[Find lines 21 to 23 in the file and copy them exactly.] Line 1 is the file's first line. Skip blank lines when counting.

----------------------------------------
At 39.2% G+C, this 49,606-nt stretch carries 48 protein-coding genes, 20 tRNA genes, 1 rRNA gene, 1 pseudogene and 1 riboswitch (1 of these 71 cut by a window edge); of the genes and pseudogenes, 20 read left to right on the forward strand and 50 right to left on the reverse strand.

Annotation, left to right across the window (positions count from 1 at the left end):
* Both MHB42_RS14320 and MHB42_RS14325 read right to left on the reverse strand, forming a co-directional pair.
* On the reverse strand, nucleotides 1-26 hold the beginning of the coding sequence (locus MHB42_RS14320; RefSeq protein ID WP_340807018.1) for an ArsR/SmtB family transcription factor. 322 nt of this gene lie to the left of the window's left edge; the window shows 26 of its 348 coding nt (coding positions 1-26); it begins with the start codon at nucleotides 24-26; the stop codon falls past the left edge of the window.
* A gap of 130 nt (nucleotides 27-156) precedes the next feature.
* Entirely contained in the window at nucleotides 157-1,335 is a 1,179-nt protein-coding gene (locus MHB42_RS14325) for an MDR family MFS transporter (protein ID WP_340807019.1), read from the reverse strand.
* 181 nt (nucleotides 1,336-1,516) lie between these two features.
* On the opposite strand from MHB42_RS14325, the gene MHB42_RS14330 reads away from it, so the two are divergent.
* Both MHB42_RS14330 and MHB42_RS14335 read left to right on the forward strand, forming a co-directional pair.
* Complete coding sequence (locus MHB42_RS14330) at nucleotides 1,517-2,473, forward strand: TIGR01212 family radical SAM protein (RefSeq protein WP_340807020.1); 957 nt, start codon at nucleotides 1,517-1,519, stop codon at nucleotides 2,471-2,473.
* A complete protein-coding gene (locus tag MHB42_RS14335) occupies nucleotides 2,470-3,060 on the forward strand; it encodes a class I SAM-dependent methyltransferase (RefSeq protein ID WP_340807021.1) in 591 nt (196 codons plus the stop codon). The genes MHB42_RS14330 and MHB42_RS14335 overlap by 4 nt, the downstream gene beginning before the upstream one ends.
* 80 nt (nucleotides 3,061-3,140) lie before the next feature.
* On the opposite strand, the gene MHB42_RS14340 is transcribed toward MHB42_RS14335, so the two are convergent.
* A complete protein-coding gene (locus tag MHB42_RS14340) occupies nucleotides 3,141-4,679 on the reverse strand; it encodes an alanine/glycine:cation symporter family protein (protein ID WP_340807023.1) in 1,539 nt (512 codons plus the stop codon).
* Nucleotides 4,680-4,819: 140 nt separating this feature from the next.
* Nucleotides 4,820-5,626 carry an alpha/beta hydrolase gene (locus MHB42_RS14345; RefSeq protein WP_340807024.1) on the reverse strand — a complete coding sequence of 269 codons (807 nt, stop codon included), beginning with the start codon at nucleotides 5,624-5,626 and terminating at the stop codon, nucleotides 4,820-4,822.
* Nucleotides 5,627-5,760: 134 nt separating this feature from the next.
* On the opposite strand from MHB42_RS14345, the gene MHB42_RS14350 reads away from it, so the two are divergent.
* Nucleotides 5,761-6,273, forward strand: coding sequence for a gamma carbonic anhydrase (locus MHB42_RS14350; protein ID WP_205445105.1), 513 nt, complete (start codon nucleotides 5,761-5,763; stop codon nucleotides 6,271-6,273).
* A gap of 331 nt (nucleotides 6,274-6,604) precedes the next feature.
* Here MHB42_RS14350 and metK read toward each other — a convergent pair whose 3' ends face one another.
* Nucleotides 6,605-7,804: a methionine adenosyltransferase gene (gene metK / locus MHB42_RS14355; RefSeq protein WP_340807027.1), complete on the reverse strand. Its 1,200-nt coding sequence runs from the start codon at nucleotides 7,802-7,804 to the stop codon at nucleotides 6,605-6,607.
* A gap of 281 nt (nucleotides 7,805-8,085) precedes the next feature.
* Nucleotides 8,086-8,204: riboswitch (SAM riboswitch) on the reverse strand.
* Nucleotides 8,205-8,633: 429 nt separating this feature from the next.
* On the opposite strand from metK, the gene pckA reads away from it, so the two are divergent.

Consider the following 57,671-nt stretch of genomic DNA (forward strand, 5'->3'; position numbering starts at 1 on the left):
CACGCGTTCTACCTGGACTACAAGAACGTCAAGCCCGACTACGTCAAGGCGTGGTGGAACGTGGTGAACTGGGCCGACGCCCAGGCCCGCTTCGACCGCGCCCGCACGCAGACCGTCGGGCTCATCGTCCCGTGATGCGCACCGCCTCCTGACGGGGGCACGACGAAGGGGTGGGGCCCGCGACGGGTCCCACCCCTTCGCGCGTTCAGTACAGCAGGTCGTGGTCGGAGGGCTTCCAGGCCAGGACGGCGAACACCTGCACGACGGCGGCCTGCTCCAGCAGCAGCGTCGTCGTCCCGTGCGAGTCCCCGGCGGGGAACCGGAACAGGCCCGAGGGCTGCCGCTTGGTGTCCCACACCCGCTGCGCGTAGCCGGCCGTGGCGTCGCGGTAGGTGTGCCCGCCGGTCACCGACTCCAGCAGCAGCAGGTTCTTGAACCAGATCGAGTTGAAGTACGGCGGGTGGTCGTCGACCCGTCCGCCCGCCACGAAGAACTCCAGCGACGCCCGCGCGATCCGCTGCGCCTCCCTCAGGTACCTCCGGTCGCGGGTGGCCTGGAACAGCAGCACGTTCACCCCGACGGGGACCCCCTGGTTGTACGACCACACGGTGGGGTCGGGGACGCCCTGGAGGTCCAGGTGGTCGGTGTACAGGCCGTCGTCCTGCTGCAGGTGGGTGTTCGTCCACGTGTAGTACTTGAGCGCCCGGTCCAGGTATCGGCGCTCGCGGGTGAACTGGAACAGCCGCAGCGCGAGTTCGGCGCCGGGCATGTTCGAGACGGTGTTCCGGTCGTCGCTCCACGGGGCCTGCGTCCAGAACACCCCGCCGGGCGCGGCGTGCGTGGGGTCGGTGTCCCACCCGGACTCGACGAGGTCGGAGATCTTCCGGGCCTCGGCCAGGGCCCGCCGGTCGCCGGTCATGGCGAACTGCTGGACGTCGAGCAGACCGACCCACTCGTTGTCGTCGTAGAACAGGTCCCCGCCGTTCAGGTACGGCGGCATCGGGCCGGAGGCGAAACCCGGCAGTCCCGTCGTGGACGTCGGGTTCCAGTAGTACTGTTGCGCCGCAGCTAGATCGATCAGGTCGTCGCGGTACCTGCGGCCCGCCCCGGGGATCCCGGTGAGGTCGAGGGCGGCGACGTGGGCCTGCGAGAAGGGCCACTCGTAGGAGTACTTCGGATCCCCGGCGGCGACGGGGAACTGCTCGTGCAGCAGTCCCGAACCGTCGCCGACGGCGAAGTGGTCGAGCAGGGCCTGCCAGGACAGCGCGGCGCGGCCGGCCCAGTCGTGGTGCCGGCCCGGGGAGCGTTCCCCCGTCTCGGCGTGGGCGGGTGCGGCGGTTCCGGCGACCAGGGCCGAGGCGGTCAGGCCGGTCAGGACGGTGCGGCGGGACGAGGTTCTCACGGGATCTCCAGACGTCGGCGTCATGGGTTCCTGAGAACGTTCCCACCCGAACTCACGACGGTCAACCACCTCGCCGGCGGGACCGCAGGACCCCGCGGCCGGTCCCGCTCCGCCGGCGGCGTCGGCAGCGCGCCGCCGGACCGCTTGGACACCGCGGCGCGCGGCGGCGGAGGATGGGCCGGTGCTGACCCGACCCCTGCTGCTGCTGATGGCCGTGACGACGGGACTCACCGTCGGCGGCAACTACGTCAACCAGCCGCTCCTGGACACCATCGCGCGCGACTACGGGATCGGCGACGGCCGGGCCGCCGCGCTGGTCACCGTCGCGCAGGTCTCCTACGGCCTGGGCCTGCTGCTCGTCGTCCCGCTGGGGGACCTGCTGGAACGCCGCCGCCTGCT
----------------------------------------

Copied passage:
* Here MHB42_RS14350 and metK read toward each other — a convergent pair whose 3' ends face one another.
* Nucleotides 6,605-7,804: a methionine adenosyltransferase gene (gene metK / locus MHB42_RS14355; RefSeq protein WP_340807027.1), complete on the reverse strand. Its 1,200-nt coding sequence runs from the start codon at nucleotides 7,802-7,804 to the stop codon at nucleotides 6,605-6,607.
* A gap of 281 nt (nucleotides 7,805-8,085) precedes the next feature.